Breaking (banana) bread
He laughs as he tells us he’s “speckled fruit.”
“That’s what they called those of us in the contagion of the world too long,” says Brother Bob Hughes, S.M.
He joined the Society of Mary after an untraditional path: having received a bachelor’s degree in design from University of Cincinnati — skirting mandatory ROTC training — and then having been drafted into two years of military service. Most of the 100 other men at the novitiate came straight from high school. “It was a good place for a novitiate,” Brother Bob, 78, joked of the four-house village of Marcy, New York. “You couldn’t wander off.”
Brother Bob, a designer for University of Dayton Magazine, professed vows to the Society of Mary 50 years ago. While he balked when his magazine co-workers offered to throw him a party, he joined us in a celebratory breaking of homemade banana bread around the proofreading table — and even washed the bread plate and knife.
As the Marianist sisters and brothers celebrate their bicentennial, Brother Bob offers us a window into a quarter of that history.
Brother Bob’s first campus address was on Trinity Avenue at a time when Brother Tom Giardino, S.M. ’65, opened its doors to international Marianists who came for a UD education. It did not matter the nationality of their birth, Brother Bob says; he recognized them all.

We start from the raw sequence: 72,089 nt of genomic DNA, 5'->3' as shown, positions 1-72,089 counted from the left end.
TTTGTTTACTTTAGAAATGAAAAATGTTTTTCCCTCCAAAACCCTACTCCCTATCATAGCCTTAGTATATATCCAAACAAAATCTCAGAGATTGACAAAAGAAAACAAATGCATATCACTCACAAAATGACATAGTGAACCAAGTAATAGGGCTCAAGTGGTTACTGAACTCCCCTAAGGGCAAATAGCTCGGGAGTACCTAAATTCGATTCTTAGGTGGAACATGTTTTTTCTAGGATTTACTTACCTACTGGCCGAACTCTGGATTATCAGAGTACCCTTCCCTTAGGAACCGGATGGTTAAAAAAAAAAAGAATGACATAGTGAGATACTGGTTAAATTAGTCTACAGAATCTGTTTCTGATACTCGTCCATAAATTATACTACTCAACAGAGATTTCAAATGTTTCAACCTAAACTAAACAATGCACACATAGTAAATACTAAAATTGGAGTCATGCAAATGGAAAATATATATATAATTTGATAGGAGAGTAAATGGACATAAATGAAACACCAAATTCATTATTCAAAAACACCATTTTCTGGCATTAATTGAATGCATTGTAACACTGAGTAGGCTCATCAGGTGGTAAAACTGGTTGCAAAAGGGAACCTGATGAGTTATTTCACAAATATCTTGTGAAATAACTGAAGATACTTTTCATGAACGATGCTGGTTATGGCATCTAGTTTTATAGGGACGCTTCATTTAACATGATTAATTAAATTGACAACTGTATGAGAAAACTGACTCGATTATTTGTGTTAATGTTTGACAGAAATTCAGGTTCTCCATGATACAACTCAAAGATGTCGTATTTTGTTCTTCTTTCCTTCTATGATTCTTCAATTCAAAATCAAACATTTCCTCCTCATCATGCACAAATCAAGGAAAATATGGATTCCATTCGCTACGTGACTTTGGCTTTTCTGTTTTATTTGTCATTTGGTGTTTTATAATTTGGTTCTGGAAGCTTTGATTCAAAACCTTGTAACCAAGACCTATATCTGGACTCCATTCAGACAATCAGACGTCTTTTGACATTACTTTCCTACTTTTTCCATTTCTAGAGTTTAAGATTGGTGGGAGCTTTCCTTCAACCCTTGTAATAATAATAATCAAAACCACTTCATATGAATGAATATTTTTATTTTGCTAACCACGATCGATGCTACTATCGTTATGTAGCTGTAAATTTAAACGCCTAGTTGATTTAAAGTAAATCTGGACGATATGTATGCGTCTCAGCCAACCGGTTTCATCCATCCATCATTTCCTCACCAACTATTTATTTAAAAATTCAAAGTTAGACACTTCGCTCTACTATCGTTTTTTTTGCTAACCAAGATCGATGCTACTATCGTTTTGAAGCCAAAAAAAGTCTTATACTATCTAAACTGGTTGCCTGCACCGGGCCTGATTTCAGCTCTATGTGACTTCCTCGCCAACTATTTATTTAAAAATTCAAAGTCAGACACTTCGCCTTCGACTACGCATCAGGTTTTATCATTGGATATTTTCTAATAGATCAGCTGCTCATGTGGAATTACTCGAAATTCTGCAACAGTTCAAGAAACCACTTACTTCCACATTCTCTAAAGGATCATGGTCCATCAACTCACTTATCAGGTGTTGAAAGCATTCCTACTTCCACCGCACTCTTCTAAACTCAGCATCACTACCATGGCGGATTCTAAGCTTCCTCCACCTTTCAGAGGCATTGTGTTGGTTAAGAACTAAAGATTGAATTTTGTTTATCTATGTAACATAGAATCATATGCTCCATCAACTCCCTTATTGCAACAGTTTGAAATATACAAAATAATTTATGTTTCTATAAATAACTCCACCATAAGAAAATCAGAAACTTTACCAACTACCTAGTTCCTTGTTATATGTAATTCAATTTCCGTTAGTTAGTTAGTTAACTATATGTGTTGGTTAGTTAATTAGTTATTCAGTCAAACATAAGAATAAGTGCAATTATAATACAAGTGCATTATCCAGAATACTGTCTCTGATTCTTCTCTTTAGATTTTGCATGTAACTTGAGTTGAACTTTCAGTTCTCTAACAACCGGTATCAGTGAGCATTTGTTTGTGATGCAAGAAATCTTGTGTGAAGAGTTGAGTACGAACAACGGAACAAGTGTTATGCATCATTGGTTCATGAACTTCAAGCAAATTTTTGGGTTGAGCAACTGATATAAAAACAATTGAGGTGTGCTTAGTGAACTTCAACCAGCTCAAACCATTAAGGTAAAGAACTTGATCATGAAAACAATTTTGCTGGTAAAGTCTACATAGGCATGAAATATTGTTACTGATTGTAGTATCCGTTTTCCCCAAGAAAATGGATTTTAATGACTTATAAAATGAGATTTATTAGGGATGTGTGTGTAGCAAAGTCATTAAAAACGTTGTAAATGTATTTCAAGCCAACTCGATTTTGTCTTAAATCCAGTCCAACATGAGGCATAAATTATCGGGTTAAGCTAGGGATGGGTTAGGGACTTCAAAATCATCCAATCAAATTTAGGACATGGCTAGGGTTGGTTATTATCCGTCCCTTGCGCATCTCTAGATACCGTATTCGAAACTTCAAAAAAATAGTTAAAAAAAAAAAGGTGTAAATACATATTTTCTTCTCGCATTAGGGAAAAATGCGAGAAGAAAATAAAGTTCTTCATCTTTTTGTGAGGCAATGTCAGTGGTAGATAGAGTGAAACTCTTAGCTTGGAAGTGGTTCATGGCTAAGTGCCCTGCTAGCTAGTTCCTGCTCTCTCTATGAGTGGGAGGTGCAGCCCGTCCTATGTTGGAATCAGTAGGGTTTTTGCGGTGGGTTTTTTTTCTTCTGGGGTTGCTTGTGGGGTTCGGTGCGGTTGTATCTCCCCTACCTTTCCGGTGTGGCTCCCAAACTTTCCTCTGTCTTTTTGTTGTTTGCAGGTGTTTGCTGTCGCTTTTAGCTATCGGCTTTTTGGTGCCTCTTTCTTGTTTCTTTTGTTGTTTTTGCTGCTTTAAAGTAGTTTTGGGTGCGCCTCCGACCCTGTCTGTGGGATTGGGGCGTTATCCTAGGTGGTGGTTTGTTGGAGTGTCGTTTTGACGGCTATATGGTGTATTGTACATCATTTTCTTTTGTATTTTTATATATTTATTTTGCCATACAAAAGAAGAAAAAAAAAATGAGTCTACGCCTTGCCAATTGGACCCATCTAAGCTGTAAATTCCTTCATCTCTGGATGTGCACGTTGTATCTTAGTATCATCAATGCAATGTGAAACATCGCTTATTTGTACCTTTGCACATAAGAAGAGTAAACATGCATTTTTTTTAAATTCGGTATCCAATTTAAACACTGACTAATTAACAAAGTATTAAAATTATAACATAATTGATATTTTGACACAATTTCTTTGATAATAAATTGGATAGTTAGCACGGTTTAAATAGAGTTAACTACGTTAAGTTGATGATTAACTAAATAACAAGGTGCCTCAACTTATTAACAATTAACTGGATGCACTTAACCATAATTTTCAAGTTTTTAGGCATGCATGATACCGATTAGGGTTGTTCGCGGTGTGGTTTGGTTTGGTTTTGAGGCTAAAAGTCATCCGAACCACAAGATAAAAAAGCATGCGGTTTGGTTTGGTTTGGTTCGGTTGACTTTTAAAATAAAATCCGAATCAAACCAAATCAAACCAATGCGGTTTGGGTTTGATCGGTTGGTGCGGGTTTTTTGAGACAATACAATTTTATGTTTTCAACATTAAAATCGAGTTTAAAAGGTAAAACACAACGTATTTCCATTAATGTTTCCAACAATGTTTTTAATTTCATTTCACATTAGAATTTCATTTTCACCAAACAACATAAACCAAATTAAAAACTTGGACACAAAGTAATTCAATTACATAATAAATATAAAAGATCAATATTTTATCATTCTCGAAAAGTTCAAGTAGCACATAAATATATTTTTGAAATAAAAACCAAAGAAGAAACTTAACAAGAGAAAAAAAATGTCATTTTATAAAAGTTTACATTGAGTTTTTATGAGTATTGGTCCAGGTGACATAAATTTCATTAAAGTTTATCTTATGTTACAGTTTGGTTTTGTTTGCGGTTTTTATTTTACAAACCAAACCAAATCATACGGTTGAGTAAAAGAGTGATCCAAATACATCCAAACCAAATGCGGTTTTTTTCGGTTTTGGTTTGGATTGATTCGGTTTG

“They had the same quality of spirit, of life, of concern for one another, and of community where everyone is involved,” he remembers thinking. “I was impressed that this personality that I had attributed as Marianist was present all over the world.”
Today, Brother Bob lives in the community on Chambers Street with brothers from Haiti, India, Switzerland and Togo. He walks to work in Albert Emanuel Hall and pulls out his chair, a gray cardigan draped over the back. Above his computer hang family portraits with the Chambers housemates smiling out.
When he remembers back to the day he professed his vows, he recalls the man in line in front of him who skipped out at the last moment. Brother Bob never had doubts.
“I’ve only wondered, why do I like this life so much?” he asks. “I feel really privileged to be in a religious family that empathizes the dignity of each individual and allows its members to grow in faith in a way that respects their individual talents.”
And we feel privileged to work with and know so many wonderful vowed Marianists. Thank you, and happy anniversary.